Elvis Velvets & Tacky BoudoirTuesday, November 14, 2017
Many years ago when I had a habit of buying photography magazines I always cringed when I read on the covers The Pros’ Secrets For Portraits or What Cameras Pros Choose. And especially abhorrent was 10 Secrets the Pros Use For Taking Unforgettable Pictures.
I often wondered if these Pros where a modern incarnation of Greek gods in Olympus. Who were they as there were never named?
From my computer in my Kitsilano oficina surrounded by cabinets with photographs, negatives and slides of a fading past I feel like that fish out of water suddenly being able to identify that colourless wet liquid called water in which I was immersed for so much of my life.
Looking in from the outside gives me a take that I believe while being highly subjective it still has a big dose of objectivity.
Perhaps the two tackiest endeavours of the 20th century were the Elvis Presley-on-velvet paintings and boudoir photography.
Not too long ago a prospective subject of my photographs looked at my efforts and told me, “I don’t do boudoir.”
I believe I felt more insulted than when people would look at my nudes and say, “Tasteful.”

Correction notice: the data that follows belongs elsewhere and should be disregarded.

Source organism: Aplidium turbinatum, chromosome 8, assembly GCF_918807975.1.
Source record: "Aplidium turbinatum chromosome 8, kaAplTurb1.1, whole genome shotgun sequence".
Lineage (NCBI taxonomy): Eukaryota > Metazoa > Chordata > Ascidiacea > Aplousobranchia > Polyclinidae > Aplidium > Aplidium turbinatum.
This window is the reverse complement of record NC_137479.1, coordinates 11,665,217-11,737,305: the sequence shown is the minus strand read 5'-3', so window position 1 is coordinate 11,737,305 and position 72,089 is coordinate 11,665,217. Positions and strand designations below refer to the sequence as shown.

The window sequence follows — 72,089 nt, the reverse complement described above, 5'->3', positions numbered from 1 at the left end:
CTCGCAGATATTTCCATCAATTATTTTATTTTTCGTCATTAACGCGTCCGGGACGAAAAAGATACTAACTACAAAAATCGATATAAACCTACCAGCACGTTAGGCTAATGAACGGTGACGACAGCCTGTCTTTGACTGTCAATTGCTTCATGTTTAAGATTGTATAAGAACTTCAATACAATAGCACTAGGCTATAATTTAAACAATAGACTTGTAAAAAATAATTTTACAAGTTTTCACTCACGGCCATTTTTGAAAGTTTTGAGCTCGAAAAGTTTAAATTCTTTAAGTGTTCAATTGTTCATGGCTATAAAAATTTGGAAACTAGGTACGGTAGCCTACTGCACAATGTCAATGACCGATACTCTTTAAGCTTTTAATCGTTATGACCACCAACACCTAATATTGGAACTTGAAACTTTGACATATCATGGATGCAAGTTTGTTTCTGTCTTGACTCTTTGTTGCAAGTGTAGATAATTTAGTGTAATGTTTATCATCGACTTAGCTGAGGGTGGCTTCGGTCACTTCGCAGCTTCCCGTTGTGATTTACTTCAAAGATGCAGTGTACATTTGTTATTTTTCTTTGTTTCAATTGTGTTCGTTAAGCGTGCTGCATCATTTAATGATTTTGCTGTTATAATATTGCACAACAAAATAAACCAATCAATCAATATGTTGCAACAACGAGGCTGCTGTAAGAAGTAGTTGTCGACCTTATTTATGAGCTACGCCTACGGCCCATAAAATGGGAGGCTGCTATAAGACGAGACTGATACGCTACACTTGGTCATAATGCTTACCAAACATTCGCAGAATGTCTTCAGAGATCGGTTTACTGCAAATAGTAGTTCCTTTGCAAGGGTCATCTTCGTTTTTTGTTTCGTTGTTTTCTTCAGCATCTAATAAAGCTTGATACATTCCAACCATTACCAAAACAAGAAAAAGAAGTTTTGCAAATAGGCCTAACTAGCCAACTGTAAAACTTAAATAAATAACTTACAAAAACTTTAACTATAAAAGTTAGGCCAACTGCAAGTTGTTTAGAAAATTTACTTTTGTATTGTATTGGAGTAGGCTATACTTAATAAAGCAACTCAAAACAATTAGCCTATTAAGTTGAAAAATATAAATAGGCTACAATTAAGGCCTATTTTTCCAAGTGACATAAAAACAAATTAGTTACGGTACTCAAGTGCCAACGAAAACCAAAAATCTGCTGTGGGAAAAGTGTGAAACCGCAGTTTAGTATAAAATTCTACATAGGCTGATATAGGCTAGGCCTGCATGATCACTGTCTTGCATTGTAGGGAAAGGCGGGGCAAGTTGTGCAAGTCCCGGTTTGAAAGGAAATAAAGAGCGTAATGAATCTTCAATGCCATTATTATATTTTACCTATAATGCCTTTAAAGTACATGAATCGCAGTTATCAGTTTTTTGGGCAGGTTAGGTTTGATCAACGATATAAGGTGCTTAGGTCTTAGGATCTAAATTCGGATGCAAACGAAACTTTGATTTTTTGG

I was unaware of what boudoir photography until the late 70s when I read about illustrator turned photographer J. Frederick Smith. I have written about him here.
The picture that inspired me was the photograph of a woman nude in bed bending to a breakfast tray that contained among things two cups of coffee.
Through the years I have attempted to get a Frederick Smith take and I believe that I have not failed entirely.
The two best subjects that I ever had for this were Lisa and Bronwen.
I will first post here some of Lisa’s that before the advent of scanners were impossible failures as they were dark Ektachromes (800 ISO pushed to 1600). Many of them were successful but the ones here were a bit of a problem. And yet they convey some sort of boudoir that is not all that tacky. I sometimes long for those days of innocence when my subjects were always ready to pose. These I shot with a Nikon FM-2 and only used the light available in Lisa’s bedroom.
Lisa was and is beautiful. She had that Last Picture Show look of a woman stepping down from a Greyhound bus in a small Texas town with a cheap carboard suitcase in hand.
The other subject of mine, Bronwen was more of the sophisticated champagne-in-an-expensive-Paris-hotel look.
I tip my hat two both (and to use the lingo of a woman stepping down from that Grayhound bus) for having learned me how to do this.